Regardless of our feelings, we are to reckon on this great fact, —of our union with Christ in death and resurrection.
“Reckon ye also yourselves to be dead unto sin, but alive unto God in Christ Jesus“ (Romans 6:11).
Note that Paul does not say, reckon sin dead to you. God‘s way of victory over sin is not through the suppression of sinful desires, nor through the eradication of the old nature, nor yet through the cleansing of inbred sin. God‘s way of victory is through crucifixion—deliverance is only through death. There is a vast difference between reckoning myself dead to sin and reckoning sin dead to me. Every attempt to make sin dead to me, through self-effort, or struggle, or blessing, or make-believe, is not following the scriptural pattern. God says I am to reckon myself dead to sin. If I am willing to be rid of sin, let faith fasten onto the fact of my death to sin through my actual life-union with Christ. I am “in Christ.“ And to be in Him is to be “dead to sin.“ Oh, to believe it! Never mind the feelings.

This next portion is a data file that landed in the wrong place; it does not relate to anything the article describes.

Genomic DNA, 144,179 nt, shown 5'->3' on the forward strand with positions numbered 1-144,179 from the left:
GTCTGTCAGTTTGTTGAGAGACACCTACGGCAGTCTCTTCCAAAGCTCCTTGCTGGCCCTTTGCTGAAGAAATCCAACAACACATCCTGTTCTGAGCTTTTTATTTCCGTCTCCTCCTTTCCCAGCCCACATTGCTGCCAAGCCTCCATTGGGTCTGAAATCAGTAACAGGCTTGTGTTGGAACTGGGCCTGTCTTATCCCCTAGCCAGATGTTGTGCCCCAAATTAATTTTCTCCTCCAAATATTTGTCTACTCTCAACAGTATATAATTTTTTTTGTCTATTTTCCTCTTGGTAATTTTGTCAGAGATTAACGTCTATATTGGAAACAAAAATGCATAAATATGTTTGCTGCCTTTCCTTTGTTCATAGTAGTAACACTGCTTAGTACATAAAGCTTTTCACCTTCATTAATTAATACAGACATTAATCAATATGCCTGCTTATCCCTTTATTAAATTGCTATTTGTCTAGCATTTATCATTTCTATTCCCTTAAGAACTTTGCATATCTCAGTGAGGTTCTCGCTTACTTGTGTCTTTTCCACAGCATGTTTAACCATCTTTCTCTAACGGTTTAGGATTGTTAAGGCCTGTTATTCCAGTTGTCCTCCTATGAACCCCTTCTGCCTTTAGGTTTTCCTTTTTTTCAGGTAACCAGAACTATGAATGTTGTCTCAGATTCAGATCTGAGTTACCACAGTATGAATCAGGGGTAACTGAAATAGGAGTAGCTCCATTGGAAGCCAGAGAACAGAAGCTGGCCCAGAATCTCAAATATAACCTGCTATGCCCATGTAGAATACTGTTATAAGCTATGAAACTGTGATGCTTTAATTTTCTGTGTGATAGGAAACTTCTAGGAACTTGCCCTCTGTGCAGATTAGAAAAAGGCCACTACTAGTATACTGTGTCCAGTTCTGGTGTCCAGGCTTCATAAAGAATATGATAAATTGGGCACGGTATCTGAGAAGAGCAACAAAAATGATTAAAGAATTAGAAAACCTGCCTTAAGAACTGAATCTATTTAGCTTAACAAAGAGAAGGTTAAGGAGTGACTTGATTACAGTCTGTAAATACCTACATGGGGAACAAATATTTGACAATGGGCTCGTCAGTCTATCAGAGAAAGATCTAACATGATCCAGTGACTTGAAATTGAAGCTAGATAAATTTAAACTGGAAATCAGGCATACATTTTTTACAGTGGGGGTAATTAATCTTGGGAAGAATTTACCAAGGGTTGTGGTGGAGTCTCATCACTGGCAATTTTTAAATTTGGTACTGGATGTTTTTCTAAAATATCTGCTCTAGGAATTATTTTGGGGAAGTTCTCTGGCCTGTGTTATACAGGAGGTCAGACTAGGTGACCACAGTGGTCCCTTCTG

God‘s way of victory is through crucifixion—deliverance is only through death.
That I may realize His indwelling, I am commanded to reckon myself dead unto sin but alive unto God in Christ Jesus. Reckoning, in order to be real, includes self-renunciation. Our reckoning is doomed to failure unless we renounce self. In the power of Christ’s death I must refuse my old life. On the basis of Calvary and of my oneness with Christ in His death, I must refuse to let self lord it over me. I must choose whether I will be dominated by the hideous monster self, or Christ. The life that “Christ liveth in me” must have a happy “yet not I” at its very heart. How can I have the benefits of Christ’s death while I still want my own way? Self must be dethroned. I am indeed promised newness of life, but only on the basis that I put off the old. If Christ went into the abysmal depths of self-emptying and self-renunciation, I must sink my old self-life into harmony with His ignominious departure. – L.E. Maxwell